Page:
Commands, as part of the CQRS pattern, provide a clean way for representing intentions for changing some state in our application. We’ve been working with CQRS for some time and it helped us significantly improve the quality of our code base. Meanwhile, we learned a lot, but we also made some mistakes. In this article we’ll discuss some of the mistakes we were making when using commands and what we did to improve them.
Imagine that, for example, we want to promote an employee to another position. We would have something like the following:
Instead of handling the business logic needed for changing an employee’s position inside a controller, we can now call this command, making our application independent of the HTTP layer. At same time, we let the controller serve their right purpose – transforming the received data and sending it to the application’s model layer.
Taking the needed actions to actually promote the employee will be handled in a separate “handler” class:
If you’re not already familiar with the concept, you can read about CQRS, different types of messages for communication within the application and more in this article by Matthias Noback.
However, there are cases when, if we don’t model our commands properly, we can introduce mess and confusion into our application and even make it hard to scale and debug.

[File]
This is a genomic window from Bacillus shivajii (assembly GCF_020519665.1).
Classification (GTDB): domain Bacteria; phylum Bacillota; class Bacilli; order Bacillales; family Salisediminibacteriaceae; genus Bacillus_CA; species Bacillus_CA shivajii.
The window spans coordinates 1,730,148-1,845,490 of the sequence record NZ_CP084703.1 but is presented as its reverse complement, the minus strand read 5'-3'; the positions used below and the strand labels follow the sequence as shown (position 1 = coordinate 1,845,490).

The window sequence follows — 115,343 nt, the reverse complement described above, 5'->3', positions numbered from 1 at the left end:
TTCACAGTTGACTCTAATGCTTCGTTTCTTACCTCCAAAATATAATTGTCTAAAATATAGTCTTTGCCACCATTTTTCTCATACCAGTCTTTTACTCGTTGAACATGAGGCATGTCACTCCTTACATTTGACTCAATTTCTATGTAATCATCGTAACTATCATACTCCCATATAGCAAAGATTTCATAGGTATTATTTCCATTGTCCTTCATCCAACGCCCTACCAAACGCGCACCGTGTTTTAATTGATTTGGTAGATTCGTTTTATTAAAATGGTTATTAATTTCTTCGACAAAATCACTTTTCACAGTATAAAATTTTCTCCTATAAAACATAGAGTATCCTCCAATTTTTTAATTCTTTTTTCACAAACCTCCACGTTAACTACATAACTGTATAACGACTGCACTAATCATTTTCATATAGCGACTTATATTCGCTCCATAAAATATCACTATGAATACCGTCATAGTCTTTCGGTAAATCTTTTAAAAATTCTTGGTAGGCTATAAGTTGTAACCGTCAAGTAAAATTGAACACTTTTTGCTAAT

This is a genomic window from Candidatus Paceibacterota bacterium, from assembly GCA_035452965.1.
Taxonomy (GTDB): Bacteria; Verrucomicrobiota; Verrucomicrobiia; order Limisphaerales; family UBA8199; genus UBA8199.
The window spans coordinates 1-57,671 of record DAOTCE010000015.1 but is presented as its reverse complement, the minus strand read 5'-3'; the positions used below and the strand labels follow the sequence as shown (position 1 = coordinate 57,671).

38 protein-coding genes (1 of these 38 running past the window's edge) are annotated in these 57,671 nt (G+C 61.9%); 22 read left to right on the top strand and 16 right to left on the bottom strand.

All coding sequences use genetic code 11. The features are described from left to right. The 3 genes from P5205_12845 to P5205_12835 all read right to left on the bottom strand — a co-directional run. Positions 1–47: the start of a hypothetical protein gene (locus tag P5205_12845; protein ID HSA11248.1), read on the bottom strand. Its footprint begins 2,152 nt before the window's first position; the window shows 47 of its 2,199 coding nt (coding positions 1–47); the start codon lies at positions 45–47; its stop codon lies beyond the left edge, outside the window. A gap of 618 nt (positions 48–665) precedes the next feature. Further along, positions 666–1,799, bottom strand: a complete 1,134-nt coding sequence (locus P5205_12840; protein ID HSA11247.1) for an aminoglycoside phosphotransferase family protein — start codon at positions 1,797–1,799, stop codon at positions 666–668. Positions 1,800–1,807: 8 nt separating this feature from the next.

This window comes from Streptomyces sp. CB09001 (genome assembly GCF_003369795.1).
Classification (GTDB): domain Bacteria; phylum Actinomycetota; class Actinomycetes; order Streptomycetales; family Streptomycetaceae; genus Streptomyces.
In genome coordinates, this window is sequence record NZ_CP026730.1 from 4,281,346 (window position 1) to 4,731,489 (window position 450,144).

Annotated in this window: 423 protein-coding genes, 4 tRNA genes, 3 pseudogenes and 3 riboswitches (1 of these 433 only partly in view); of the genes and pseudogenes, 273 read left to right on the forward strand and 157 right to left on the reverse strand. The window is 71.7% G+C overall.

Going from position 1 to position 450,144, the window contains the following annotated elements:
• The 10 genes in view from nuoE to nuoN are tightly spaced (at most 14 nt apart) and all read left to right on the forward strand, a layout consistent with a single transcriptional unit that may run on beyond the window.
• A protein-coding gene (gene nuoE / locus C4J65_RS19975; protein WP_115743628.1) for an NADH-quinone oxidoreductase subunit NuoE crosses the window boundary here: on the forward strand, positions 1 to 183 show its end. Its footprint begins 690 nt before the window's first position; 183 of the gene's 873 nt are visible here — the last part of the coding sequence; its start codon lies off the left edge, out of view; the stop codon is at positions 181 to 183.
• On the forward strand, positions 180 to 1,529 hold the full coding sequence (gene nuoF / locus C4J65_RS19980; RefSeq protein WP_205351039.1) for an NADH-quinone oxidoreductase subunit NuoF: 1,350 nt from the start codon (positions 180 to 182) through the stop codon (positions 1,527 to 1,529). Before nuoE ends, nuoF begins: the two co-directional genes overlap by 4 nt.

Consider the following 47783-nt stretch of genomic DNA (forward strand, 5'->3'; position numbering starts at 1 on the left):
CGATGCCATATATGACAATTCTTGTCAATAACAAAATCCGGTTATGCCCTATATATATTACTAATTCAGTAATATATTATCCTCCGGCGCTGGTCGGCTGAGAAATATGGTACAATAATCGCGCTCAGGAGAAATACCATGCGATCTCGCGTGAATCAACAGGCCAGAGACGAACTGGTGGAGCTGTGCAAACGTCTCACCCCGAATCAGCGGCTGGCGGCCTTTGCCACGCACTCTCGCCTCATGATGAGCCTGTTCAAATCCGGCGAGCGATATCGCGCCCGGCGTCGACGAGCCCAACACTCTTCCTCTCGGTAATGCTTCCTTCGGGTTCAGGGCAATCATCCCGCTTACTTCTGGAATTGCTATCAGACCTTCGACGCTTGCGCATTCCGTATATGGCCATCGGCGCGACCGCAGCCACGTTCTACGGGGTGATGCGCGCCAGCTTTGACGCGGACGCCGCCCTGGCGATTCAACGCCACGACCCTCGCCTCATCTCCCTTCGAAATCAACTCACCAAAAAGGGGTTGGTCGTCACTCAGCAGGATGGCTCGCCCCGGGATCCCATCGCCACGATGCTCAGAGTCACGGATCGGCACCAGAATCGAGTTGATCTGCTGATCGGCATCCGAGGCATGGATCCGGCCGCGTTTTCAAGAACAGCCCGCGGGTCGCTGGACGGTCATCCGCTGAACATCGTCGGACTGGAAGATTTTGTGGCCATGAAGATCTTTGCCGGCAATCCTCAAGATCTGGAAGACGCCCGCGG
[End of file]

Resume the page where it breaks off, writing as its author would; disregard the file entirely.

Such case is when we need to have commands for creating new resources. In that case, the amount of data we receive with the request may contain a long list of properties and values. In this article we’ll discuss some techniques for creating simpler and cleaner commands for this type of cases.
Let’s imagine that we need to employ a new person in our company. Every employee would have first name, last name, email address, phone number, position and salary.
Avoiding data arrays as only argument for new commands
Knowing that our HTTP library can easily provide us the needed data as an array extracted from the request, it may be tempting for us to make our command receive that array and let the appropriate handler deal with it:
To create a new instance of this command, we just ask the request for the data and then pass the same array to the command: